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Can someone help me with this?

  1. Feb 7, 2007 #1
    Can someone help me with this??

    I've always wanted to learn about calculating gravitational time dilation but i don't know where to start. Can someone show me how to calculate gravitational time dilation please??

    Thank you!:biggrin:
  2. jcsd
  3. Feb 7, 2007 #2


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  4. Feb 7, 2007 #3
    I suggest this link in wiki.
  5. Feb 7, 2007 #4


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  6. Feb 7, 2007 #5
    I'll look at this stuff tomarrow and will ask questions then. Thanks for the replies by the way!!!:biggrin:
  7. Feb 9, 2007 #6
    I just looked at the links you guys sent me. They have some info but i'm having a hard time trying to understand the stuff. Can some one give me a good, detailed example of using these equations please? I'm hoping to pick up what is in the example, and maybe if i really understand it i can do another example and show you guys how to do it.

  8. Feb 10, 2007 #7
    The formula is [tex]\Delta t_r=\Delta t_\infty \sqrt{1-\frac{2GM}{rc^2}}[/tex]
    [itex]\Delta t_\infty[/itex] is a time duration that an observer at infinity (where there is no gravity) measures at his own clock and
    [itex]\Delta t_r[/itex] is the time duration that this observer measures (or better: calculates) on a clock of an object at radius [itex]r[/itex] from a massive object with mass [itex]M[/itex]. [itex]G[/itex] is the gravitational constant.
    You can see that [itex]\Delta t_r[/itex] gets smaller when [itex]r[/itex] gets smaller, indicating the time dilation for an object near a massive object. Once [itex]r[/itex] nears the value [itex]2GM/c^2[/itex], [itex]\Delta t_r[/itex] nears zero. This is the Schwarzschild radius for the massive object, which is usually unreachable because it is inside the object, unless the object is a black hole.
    Last edited: Feb 10, 2007
  9. Feb 10, 2007 #8
    So let me punch in numbers for this equation and someone tell me if i am right.

    [tex]\Delta t_r=\Delta t_\infty \sqrt{1-\frac{2GM}{rc^2}}[/tex]

    So say that someone far away in space measures 1 sec. That person compares his measured time to time on the surface of the earth. So let me punch that in.

    [tex]\Delta t_r=\Delta t_\infty \sqrt{1-\frac{2*G*5.9742 × 10^24 kilograms}{6378100 meters*186000^2}}[/tex]
    1*Square root(1-.003611756)
    [itex]\Delta t_r=.9981[/itex]

    If i did my calculations right, for every 1 second out in space .9981 seconds goes by on earth. Is this correct??
    Last edited: Feb 10, 2007
  10. Feb 10, 2007 #9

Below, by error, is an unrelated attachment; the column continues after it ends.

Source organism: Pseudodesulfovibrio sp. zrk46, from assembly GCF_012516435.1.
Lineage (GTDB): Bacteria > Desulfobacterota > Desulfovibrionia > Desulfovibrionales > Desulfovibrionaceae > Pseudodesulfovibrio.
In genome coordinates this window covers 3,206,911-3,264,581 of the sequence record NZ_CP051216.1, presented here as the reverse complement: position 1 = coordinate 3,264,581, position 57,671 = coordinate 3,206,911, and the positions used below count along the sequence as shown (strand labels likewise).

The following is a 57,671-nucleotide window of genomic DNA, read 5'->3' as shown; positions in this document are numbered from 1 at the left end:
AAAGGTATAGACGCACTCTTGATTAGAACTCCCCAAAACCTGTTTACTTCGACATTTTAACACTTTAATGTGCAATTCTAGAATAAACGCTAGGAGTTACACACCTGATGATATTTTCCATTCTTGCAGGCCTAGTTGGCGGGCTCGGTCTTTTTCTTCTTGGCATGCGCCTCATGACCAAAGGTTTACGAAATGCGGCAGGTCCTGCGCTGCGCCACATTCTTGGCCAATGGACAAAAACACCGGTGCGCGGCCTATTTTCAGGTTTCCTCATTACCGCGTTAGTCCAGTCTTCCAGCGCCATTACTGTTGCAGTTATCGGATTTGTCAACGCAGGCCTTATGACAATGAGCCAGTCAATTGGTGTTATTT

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    Nope. The actual number is a lot closer to 1 - the difference is only .7 parts per billion.

    See http://hyperphysics.phy-astr.gsu.edu/hbase/relativ/gratim.html

    Looking over your calculation, one error appears to be using 186000 mi/hr for the speed of light rather than 3*10^8 meters/second.

    Google calculator can help with this sort of calculation, see for instance

    Last edited: Feb 10, 2007
  11. Feb 10, 2007 #10
    So i did it wrong.... Can someone please show me the correct steps on how to do this using that equation because i'm starting to get lost now.
  12. Feb 10, 2007 #11
    You did it almost right. You need to replace 186000 with 3x10^8. The speed of light must be expressed in SI units (i.e. m/s). pervect just told you that.
  13. Feb 10, 2007 #12
    Just making sure that was the only thing.
  14. Feb 10, 2007 #13


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    While I like to help people out with physics problems, I think getting people to be as self-reliant as is reasonable is the best way to help them. "Teach a man to fish" vs giving him fish, etc.

    I think that if you actually look at the calculations on the hyperphysics webpage you will see that they get an actual number.

    If you can't find the number at first glance, read on towards the end of the page. It's there.

    If you redo your calculation and get a different number, then it's time to post again.

    If you redo your calculation and get the same number, then you can crow about getting it right :-).
  15. Feb 11, 2007 #14
    Thats what i'm trying to do. I'm trying to get a couple examples out of you guys so i can figure out how to do them myself.

    So lets use a new example for me to figure out. The sun has a mass of 1.98892×10^30kilograms and a radius 695500000meters. So plugging that in

    1* Square root((2*G*1.98892×10^30kilograms)/(695500000meters*c^2))
    1*Square root(1-4.24648794 × 10-6)=.999997877

    Can someone tell me if this is correct?? Did i do it right??
    Last edited: Feb 11, 2007
  16. Feb 11, 2007 #15


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    Minor typo in the above

    Yep - or at least I get the same thing

    Yep, I get the same number. The only remaining thing to do is to insure that you're interpreting this number correctly. When compared via (for instance) light signals, the clock on the surface of the sun will run slowly compared by the clock at infinity. Another way of saying this - radiation falling from infinity to the sun's surface will be blue-shifted, making the interval between pulses shorter. So that a 1 second period signal "at infinity" will be blueshifted to a .999997877 second period signal on the surface of the sun.
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